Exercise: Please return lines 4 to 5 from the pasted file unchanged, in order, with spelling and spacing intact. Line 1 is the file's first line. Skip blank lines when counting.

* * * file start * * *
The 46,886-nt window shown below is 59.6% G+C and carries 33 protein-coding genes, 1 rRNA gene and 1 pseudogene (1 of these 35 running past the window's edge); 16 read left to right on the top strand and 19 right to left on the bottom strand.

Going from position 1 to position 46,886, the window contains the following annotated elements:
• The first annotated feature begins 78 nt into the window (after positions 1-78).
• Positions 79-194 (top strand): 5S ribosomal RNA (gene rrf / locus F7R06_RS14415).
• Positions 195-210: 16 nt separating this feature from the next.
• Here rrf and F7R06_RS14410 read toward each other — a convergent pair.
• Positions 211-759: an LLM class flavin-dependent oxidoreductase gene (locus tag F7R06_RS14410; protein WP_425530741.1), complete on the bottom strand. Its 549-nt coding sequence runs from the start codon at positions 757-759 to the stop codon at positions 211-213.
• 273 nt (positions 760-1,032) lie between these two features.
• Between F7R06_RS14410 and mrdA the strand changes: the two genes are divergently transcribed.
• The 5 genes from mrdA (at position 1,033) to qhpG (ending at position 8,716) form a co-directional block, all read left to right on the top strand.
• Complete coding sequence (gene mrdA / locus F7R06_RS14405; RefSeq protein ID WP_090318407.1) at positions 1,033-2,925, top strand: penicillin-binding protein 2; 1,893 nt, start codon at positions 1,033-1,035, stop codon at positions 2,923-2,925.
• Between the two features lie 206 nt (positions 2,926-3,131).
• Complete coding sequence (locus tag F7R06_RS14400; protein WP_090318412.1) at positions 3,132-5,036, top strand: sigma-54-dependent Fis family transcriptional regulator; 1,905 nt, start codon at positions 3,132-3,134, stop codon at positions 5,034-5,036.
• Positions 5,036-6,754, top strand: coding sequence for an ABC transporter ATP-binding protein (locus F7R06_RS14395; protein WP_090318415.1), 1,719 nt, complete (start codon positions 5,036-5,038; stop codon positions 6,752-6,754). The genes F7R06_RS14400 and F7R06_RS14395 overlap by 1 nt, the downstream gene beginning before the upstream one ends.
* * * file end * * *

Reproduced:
• Positions 79-194 (top strand): 5S ribosomal RNA (gene rrf / locus F7R06_RS14415).
• Positions 195-210: 16 nt separating this feature from the next.